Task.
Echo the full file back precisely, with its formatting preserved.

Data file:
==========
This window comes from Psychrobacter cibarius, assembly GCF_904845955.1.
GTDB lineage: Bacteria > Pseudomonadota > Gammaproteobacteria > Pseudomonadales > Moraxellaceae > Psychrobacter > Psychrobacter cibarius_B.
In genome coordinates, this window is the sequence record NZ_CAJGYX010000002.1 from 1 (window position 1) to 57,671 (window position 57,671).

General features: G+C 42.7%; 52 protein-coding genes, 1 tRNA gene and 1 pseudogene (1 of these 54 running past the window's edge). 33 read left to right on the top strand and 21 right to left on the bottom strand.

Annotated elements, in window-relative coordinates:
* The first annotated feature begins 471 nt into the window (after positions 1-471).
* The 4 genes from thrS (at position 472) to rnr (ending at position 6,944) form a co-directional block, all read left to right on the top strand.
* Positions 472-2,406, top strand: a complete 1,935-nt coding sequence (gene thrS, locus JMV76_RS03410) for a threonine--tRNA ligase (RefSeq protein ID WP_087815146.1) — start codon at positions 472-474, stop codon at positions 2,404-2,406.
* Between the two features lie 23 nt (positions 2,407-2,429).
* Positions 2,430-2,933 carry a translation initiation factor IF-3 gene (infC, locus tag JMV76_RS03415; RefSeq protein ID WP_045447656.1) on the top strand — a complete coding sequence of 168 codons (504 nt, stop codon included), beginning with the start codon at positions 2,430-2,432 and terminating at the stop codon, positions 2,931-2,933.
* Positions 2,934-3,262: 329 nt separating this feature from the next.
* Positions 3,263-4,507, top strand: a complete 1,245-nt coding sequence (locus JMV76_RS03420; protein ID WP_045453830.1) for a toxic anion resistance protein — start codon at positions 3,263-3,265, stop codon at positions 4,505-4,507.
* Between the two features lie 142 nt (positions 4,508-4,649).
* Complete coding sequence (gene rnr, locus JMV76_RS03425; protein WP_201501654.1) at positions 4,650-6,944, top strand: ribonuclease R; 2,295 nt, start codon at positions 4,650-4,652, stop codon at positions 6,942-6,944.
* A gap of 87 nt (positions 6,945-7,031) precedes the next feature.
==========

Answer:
This window comes from Psychrobacter cibarius, assembly GCF_904845955.1.
GTDB lineage: Bacteria > Pseudomonadota > Gammaproteobacteria > Pseudomonadales > Moraxellaceae > Psychrobacter > Psychrobacter cibarius_B.
In genome coordinates, this window is the sequence record NZ_CAJGYX010000002.1 from 1 (window position 1) to 57,671 (window position 57,671).

General features: G+C 42.7%; 52 protein-coding genes, 1 tRNA gene and 1 pseudogene (1 of these 54 running past the window's edge). 33 read left to right on the top strand and 21 right to left on the bottom strand.

Annotated elements, in window-relative coordinates:
* The first annotated feature begins 471 nt into the window (after positions 1-471).
* The 4 genes from thrS (at position 472) to rnr (ending at position 6,944) form a co-directional block, all read left to right on the top strand.
* Positions 472-2,406, top strand: a complete 1,935-nt coding sequence (gene thrS, locus JMV76_RS03410) for a threonine--tRNA ligase (RefSeq protein ID WP_087815146.1) — start codon at positions 472-474, stop codon at positions 2,404-2,406.
* Between the two features lie 23 nt (positions 2,407-2,429).
* Positions 2,430-2,933 carry a translation initiation factor IF-3 gene (infC, locus tag JMV76_RS03415; RefSeq protein ID WP_045447656.1) on the top strand — a complete coding sequence of 168 codons (504 nt, stop codon included), beginning with the start codon at positions 2,430-2,432 and terminating at the stop codon, positions 2,931-2,933.
* Positions 2,934-3,262: 329 nt separating this feature from the next.
* Positions 3,263-4,507, top strand: a complete 1,245-nt coding sequence (locus JMV76_RS03420; protein ID WP_045453830.1) for a toxic anion resistance protein — start codon at positions 3,263-3,265, stop codon at positions 4,505-4,507.
* Between the two features lie 142 nt (positions 4,508-4,649).
* Complete coding sequence (gene rnr, locus JMV76_RS03425; protein WP_201501654.1) at positions 4,650-6,944, top strand: ribonuclease R; 2,295 nt, start codon at positions 4,650-4,652, stop codon at positions 6,942-6,944.
* A gap of 87 nt (positions 6,945-7,031) precedes the next feature.